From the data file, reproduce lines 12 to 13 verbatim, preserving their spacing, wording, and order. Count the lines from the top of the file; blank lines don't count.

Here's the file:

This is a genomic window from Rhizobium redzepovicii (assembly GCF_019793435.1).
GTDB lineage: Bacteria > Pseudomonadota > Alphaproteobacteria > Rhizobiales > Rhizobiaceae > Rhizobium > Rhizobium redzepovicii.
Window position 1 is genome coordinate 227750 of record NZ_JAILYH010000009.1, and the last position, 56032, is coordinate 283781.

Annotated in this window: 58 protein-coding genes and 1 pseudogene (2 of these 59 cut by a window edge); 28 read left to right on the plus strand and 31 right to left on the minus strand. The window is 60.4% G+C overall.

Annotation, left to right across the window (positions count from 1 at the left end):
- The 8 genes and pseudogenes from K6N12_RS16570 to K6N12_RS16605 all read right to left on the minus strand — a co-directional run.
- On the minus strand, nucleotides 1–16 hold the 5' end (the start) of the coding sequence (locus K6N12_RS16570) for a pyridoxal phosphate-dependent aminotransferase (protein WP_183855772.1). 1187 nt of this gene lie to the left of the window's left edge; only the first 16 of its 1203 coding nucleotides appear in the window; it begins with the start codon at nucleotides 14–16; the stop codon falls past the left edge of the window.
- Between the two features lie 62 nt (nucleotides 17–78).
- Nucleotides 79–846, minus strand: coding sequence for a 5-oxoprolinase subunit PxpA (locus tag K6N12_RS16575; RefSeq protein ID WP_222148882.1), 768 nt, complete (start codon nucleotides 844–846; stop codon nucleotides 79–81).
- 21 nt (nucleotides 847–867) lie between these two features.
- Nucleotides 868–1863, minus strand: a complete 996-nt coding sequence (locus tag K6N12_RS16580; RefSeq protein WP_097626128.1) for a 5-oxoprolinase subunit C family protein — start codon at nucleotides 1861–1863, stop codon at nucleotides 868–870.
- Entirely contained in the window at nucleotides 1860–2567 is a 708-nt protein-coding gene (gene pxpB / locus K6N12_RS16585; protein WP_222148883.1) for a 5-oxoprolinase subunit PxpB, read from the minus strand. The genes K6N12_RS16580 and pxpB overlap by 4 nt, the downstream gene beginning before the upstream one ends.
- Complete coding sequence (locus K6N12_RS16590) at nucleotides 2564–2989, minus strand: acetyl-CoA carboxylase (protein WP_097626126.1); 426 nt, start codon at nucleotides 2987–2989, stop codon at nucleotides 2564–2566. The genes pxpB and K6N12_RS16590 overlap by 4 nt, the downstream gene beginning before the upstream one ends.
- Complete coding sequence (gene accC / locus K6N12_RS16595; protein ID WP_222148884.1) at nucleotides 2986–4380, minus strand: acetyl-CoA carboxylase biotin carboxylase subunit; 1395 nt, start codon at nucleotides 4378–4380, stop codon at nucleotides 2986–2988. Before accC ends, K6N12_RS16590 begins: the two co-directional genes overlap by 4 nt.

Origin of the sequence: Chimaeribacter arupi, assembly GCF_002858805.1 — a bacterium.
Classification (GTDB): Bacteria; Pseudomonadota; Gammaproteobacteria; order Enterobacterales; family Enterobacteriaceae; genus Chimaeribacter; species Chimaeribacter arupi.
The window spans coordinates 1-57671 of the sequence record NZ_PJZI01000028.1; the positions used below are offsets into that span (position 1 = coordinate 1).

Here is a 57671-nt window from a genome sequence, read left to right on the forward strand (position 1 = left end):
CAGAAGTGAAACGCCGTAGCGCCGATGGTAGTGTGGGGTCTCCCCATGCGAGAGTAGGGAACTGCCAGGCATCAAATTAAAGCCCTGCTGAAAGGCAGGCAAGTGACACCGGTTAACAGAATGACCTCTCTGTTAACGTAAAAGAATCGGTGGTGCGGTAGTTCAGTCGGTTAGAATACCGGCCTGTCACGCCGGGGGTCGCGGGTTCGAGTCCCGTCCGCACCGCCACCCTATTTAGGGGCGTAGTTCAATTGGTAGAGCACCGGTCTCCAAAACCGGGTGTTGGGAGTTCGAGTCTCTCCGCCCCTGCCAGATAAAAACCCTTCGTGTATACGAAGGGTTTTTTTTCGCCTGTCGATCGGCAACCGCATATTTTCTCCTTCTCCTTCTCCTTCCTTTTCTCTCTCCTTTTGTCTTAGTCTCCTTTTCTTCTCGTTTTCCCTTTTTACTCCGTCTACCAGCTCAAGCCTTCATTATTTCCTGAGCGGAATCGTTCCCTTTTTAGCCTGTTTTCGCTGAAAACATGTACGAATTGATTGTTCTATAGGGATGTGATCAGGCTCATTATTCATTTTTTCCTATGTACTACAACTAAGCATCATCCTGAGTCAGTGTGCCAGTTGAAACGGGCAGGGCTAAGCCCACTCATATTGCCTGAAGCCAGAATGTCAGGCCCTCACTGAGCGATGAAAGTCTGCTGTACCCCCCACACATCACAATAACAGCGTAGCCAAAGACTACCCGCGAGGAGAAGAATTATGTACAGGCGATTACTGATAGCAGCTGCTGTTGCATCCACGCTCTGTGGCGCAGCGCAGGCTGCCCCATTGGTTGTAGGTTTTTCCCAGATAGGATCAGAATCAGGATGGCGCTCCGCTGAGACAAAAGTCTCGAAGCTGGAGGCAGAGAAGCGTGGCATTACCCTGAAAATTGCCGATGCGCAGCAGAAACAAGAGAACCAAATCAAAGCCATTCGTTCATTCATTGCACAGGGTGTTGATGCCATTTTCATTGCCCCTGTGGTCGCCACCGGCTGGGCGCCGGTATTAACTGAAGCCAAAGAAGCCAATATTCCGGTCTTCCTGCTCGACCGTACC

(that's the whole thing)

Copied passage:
- Entirely contained in the window at nucleotides 1860–2567 is a 708-nt protein-coding gene (gene pxpB / locus K6N12_RS16585; protein WP_222148883.1) for a 5-oxoprolinase subunit PxpB, read from the minus strand. The genes K6N12_RS16580 and pxpB overlap by 4 nt, the downstream gene beginning before the upstream one ends.
- Complete coding sequence (locus K6N12_RS16590) at nucleotides 2564–2989, minus strand: acetyl-CoA carboxylase (protein WP_097626126.1); 426 nt, start codon at nucleotides 2987–2989, stop codon at nucleotides 2564–2566. The genes pxpB and K6N12_RS16590 overlap by 4 nt, the downstream gene beginning before the upstream one ends.